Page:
February 2024 changes to 42 CFR do not change this. If a county holds that their access line is a Part 2 program, CDAG rules should apply. CalMHSA recently received county feedback, and confirmed with law firm Manatt, on this topic. Development will move forward to address this issue.

Coordination Care Consent and Release of Information Changes

Some counties provided CalMHSA with feedback regarding the Coordinated Care Consent and the Release of Information documents in SmartCare. CalMHSA worked with a liaison group of county counsels, led by Ventura County, on making changes to these documents. Changes had been designed and vetted by this liaison group and the proposed changes were out for review by all counties when the 42 CFR changes were announced. Development for these proposed changes was put on hold until analysis of 42 CFR changes were completed.

There will be some additional minor language changes to these forms in response to the 42 CFR Part 2 changes. CalMHSA will be sending out updates to the proposed changes within the next few weeks for county review. The regulatory changes for allowing “type of provider” rather than the specific agency or person’s name, may assuage some of the concerns already remedied with proposed changes.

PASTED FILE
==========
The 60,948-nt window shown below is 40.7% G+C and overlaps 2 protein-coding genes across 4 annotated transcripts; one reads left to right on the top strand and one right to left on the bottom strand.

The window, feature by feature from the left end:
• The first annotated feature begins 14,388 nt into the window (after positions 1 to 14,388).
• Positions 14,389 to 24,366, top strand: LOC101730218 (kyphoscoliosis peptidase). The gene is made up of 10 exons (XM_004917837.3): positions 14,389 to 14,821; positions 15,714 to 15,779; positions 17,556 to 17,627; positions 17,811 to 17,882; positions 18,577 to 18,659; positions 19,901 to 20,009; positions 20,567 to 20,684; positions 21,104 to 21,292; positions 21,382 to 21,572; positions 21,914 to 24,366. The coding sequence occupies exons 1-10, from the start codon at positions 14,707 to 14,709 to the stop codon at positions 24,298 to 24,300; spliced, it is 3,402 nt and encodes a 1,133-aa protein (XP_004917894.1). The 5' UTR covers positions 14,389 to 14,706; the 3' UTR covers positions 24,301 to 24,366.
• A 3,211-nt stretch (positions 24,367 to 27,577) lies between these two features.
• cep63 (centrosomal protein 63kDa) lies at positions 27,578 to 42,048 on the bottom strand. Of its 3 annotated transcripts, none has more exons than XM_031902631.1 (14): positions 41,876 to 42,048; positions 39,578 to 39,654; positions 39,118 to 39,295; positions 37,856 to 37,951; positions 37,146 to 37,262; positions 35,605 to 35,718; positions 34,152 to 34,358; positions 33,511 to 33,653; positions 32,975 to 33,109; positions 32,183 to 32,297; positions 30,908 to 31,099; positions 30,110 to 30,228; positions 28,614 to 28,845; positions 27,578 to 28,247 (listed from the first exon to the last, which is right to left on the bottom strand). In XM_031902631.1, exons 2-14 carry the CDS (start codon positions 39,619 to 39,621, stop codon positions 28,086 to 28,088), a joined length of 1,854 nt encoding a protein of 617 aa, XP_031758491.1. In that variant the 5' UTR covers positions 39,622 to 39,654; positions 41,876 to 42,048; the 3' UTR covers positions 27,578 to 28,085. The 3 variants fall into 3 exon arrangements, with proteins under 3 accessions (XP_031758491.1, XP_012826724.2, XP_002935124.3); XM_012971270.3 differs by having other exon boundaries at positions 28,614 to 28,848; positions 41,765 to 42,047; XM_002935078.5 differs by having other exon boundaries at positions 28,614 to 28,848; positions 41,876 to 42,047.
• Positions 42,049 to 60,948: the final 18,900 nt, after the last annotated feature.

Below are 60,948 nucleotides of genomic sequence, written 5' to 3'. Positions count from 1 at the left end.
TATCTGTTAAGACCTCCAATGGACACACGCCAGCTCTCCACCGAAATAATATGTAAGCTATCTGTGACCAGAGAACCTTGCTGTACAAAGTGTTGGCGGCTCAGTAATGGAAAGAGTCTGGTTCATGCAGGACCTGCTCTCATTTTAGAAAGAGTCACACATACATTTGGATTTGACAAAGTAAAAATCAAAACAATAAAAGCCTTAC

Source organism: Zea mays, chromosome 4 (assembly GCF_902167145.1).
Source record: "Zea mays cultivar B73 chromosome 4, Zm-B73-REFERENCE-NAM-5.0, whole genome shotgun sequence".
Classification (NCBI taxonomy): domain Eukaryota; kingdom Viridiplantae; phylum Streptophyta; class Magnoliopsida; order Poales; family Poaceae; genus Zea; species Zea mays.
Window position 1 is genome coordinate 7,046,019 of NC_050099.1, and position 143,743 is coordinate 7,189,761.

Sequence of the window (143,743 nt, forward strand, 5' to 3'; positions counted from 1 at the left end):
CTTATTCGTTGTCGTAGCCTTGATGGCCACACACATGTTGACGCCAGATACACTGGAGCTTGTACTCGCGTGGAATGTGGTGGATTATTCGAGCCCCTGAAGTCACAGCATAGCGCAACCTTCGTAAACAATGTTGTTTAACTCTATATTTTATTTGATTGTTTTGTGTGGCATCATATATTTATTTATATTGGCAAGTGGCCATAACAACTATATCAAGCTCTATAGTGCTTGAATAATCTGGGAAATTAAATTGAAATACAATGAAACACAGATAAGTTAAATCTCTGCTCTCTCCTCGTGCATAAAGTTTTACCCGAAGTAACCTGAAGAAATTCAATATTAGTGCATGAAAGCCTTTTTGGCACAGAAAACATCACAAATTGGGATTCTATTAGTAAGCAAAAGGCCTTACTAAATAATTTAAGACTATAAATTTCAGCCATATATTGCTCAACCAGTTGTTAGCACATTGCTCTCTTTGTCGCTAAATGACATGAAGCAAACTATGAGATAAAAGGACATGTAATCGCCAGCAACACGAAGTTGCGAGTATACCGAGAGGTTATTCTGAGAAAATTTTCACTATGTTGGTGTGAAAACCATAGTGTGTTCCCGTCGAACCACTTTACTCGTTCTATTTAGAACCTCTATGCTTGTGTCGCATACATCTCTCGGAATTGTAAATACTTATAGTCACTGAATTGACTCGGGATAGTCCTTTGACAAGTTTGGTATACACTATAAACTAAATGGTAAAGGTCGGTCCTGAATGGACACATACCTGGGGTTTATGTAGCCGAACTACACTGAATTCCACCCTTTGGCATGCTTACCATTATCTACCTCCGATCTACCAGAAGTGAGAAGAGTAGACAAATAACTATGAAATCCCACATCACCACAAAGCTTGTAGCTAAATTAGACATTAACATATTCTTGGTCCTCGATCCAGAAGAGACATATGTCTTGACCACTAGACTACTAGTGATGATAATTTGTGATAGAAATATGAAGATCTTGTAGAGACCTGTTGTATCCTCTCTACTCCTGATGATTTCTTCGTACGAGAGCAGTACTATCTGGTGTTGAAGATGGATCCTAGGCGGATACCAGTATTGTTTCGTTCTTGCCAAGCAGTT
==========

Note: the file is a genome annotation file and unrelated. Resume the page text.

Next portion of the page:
Release of Information Documents Completed in Part 2 Programs

A Release of Information document can be completed within SmartCare. Unlike other documents, however, it is visible on the “Release of Information Log” tab of the “Client Information” screen. This screen is visible to all SmartCare users and is not protected by CDAG rules.